More 419 email scams appearing
August 2, 2005
Internet users and computer workers today have been warned of a '419 email scam' that targets innocent people into passing on their bank account details by promising them millions of dollars from the estate of a London terrorist bombings victim that happened on 7/7.
The email, which claims to come from the executive director of a London bank, claims that the recipient has been identified as Giles Hart's next of kin, and will receive the sum of £6.9m allegedly left in his bank account. Hart, a 55-year-old worker for BT, died in a bomb blast onboard a bus at Tavistock Square in London on 7 July 2005.
The scam email urges recipients to respond quickly with their bank account details, so the money can be transferred. However, Sophos warns computer users that this is a ruse to steal personal details.
A section of the scam email reads as follows: "I am (details removed) It is just brought to my notice that our client Mr.GILES HART a British Telecom worker,55 years who was involved in the bumb blast which took place in North London who died during the terrorist attack which was a hearth breaking event.
"The bank auditor who found out that he left the sum of 9.8 million Euro in his domiciliary account. After various enquiring i found out that he you are the next of Kin being what was seen in the banking deposit certificate.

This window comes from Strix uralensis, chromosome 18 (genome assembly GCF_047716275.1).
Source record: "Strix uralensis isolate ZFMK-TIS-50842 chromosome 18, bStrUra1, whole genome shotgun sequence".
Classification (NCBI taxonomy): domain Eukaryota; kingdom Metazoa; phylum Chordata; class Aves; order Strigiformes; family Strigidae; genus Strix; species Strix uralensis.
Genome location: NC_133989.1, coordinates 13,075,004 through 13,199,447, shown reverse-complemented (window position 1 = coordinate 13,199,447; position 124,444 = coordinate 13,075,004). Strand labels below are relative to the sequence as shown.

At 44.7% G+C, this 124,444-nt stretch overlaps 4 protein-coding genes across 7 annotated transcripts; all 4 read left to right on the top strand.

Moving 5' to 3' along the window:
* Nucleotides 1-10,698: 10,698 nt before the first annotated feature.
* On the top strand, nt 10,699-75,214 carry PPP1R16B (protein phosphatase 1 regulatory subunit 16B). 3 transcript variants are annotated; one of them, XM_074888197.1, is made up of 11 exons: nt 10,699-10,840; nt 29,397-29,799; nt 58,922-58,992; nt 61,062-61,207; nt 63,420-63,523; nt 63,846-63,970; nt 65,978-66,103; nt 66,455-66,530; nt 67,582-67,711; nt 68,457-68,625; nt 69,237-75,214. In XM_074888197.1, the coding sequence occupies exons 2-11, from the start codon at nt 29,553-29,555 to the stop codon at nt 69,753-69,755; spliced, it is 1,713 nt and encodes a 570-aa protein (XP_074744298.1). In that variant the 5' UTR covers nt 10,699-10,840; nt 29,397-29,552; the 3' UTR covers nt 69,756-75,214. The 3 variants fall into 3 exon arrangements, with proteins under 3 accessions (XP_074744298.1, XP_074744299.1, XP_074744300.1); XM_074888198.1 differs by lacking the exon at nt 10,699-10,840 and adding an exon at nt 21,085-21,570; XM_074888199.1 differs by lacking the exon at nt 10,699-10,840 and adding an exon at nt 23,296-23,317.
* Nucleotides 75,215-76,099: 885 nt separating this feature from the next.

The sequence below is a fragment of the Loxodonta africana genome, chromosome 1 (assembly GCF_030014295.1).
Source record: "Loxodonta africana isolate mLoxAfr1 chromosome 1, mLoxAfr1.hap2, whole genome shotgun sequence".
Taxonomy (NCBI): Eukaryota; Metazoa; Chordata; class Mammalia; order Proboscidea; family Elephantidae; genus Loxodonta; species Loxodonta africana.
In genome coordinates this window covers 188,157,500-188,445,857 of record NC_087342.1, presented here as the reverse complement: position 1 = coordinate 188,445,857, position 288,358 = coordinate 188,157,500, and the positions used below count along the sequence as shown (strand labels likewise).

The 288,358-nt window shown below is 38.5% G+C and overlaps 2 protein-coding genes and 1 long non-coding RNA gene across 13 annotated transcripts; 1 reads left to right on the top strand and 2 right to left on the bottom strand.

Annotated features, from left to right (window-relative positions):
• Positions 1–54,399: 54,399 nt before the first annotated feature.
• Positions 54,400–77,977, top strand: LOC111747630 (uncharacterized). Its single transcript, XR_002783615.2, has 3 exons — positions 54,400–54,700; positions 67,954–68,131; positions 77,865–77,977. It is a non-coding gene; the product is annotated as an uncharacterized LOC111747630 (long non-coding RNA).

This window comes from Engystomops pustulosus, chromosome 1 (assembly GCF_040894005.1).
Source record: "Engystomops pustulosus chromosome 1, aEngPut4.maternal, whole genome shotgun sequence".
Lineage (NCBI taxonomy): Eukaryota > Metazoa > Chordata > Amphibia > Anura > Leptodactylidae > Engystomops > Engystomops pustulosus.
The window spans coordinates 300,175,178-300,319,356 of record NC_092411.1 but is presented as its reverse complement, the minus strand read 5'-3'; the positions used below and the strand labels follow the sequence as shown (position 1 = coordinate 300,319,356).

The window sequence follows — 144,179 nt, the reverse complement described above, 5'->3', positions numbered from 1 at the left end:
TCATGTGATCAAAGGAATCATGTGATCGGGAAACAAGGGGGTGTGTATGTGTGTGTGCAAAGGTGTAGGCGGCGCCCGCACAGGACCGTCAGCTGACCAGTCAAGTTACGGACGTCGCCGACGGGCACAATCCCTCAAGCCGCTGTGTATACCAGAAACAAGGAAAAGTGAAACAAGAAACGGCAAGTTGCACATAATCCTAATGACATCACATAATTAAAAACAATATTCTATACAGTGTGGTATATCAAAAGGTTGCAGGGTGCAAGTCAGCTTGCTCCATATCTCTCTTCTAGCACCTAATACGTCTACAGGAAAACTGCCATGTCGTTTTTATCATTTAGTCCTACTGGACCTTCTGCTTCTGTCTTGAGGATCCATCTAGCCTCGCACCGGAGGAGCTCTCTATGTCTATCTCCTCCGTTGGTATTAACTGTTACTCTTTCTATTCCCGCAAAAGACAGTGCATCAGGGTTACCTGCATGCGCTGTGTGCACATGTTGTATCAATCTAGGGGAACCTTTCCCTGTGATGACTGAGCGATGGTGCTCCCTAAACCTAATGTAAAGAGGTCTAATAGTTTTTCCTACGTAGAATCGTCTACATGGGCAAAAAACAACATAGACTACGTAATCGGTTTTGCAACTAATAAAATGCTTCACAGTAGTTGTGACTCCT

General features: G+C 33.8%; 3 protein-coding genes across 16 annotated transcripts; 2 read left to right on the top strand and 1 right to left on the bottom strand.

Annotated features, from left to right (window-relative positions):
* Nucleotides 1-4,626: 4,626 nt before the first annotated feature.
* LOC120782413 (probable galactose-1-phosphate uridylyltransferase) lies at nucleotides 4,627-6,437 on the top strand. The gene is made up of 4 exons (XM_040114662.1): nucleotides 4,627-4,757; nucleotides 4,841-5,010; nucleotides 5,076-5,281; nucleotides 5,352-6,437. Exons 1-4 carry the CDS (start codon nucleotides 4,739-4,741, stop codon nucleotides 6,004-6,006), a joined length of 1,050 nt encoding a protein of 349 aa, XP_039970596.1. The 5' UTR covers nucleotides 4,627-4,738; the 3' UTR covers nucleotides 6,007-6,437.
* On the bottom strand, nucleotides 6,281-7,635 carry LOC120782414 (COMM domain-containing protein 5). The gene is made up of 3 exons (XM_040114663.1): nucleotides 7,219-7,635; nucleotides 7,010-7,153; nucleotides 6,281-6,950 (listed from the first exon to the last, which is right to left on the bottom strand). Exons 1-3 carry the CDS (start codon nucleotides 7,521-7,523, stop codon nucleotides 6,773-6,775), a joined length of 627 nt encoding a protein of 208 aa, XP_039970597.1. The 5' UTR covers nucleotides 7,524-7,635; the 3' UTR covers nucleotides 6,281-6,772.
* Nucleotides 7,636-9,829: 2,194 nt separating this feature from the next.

"I am just written to you from my desk now and i request you make a quick decision if you want to come for change of ownership or if you have an existing account were you want this funds to be transfered to please call me on this line (contact details removed)".
The email also links to online news reports concerning Hart's death in an attempt to give the scam more credibility.
Graham Cluley, senior technology consultant for Sophos, said: "Everyone should be wary of emails which claim that an unexpected inheritance has appeared out of the blue, as it's a common trick used by fraudsters to steal money and bank account information."
This email con-trick is the latest of many 419 scams. These scams are named after the relevant section of the Nigerian penal code, where many of the scams originated, and are unsolicited emails whereby the author offers a large amount of money. Once a victim has been drawn in, requests are made from the fraudster for private information which may lead to requests for money, stolen identities, and financial theft.
Other examples of 419 email scams include a message claiming to come from a persecuted widow of the late Nigerian head of state, an associate of the massacred Nepalese royal family, and even an African astronaut stranded on the Mir space station.
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